(Savage Minds is pleased to run this essay by guest author Bianca C. Williams as part of our Writers’ Workshop series. Bianca is Assistant Professor of Ethnic Studies at the University of Colorado, and holds a PhD in anthropology from Duke University. She is the author, with Tami Navarro and Attiya Ahmad, of the article “Sitting at the Kitchen Table: Fieldnotes from Women of Color in Anthropology,” and of the forthcoming Duke University Press book Exporting Happiness in which she examines how African American women use international travel and the Internet as tools for pursuing leisure, creating intimate relationships and friendships, and critiquing American racism, sexism, and ageism.)
“Above all else, guard your heart, for everything you do flows from it.” Proverbs 4:23
Like many others, the blank page can terrify me. Simply starting a new blog post, an essay, or a book chapter can have me tumbling into hours, days, or shame-filled weeks of procrastination. These are the times that resistance and fear triumph, and I feel myself falling into a moody mixture of anger, frustration, sadness, and general feelings of incompetence. Oh, and sometimes there is crying. However, once I find successful methods for dragging the words that are in my head onto the page, I then attempt to organize them in a way that makes sense, creates “new” knowledge, and contributes to multiple fields, ever aware that in some near future a committee will attempt to quantify my publication impact and decide whether they should grant me tenure. Surprisingly, for the past three weeks Writing and I have engaged in a truce—or I should say, she has decided to get off my back, give me some room to breathe, and allow the words that infiltrate my dreams and my meditation sessions to flow a bit easier onto the page. What is interesting is that this period of writing peace has resulted in a new issue: I keep getting my best writing ideas while I’m in the shower. Continue reading
(Savage Minds is pleased to run this essay by guest blogger Sienna R. Craig as part of our Writers’ Workshop series. Sienna is Associate Professor of Anthropology at Dartmouth College. In addition to her 2012 book Healing Elements: Efficacy and the Social Ecologies of Tibetan Medicine, she is also author of the lush ethnographic memoir Horses Like Lightning: A Story of Passage Through the Himalayas.)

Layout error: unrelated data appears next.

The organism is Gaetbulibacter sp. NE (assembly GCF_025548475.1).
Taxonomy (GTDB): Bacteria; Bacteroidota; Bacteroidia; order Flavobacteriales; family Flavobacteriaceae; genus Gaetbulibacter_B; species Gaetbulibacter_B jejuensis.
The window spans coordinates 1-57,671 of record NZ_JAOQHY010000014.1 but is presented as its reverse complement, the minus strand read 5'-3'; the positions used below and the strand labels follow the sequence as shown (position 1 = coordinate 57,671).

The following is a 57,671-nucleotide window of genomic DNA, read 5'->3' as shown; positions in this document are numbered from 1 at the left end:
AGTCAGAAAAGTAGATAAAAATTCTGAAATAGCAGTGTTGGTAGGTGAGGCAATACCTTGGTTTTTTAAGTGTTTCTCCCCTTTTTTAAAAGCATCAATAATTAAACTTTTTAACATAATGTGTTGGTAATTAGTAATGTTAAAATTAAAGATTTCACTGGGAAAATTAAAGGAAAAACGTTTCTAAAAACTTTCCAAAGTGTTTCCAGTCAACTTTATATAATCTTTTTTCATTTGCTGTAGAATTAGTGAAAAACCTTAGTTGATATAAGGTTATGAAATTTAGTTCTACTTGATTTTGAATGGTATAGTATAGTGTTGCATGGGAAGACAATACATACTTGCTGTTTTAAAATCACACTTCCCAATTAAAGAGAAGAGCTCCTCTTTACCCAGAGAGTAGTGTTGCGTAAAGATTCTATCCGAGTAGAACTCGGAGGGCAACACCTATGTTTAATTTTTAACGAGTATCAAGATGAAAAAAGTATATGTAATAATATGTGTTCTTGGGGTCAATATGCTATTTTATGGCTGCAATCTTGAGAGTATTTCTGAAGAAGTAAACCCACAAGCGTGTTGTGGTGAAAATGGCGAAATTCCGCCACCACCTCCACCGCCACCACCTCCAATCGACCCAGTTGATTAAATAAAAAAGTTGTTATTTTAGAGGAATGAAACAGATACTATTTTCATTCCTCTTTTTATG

The idea of a decision is a decision.
We build arguments around impermanence
But are not the sort of people to admit
—Tsering Wangmo Dhompa, from In the Absent Everyday
I have been thinking a lot about the idea of the “unreliable narrator” these days, and what it might mean for us ethnographers, careful raconteurs of others’ stories, intertwined as they are with our own. The idea of the unreliable narrator emerges in literature, theatre, and film as a tool of craft that plays with senses of credibility or believability, sometimes to trick the reader or the audience, other times to push the boundaries of a genre or challenge the cognitive strategies a reader might employ to make sense of the story she is being told. Although unreliable narrators may materialize through a third person frame, they are most commonly first person renderings. In the most facile sense, an unreliable narrator is biased, makes mistakes, lacks self-awareness, tells lies not of substance but of form. The device can also be used in a revelatory vein: to twist an expected ending, to demand that readers reconsider a point of view, to leave an audience wondering. Like our anthropological propensity to classify, literary theorists have done the same for the interlocutors of our imaginations. Types of unreliable narrators include the Madman, the Clown, and the Naif, to name a few. Others posit that the unreliable narrator as a device is best understood to fall along a spectrum of fallibility, beginning with the contours of trust and ending with specters of capriciousness (Olson 2003). This is the shape of a character as she defies the expectations of a reader, who then may well pass judgment on this scripted self. Continue reading
Here we are again: Friday! How was your week? Did you sink into a good groove, or did you more write-in-place as is sometimes the case? My writing this week was helped by Gina Athena Ulysse’s post Writing Anthropology and Such, or “Once More, with Feeling.” She gave us so much to think with as well as to feel and to allow without apology. Writing from the gut? Check. Writing without permission from others? Check. Writing with an awareness of the constraints of position and category? Check. Writing anyway? Check!
And she gave us this gem: “Decades ago, I realized that I am not a linear writer, but more of a quilt maker. I am content when I produce chunks. I have also learned to not berate myself if I can’t come up with anything. There are works by certain poets and art books near my desk (or in the moveable studio bag), which I need and reach for when words are not whirling out of my head as I face the screen. As long as I am present in the space and in conversation with artists or even in silence, I now consider myself writing.” Continue reading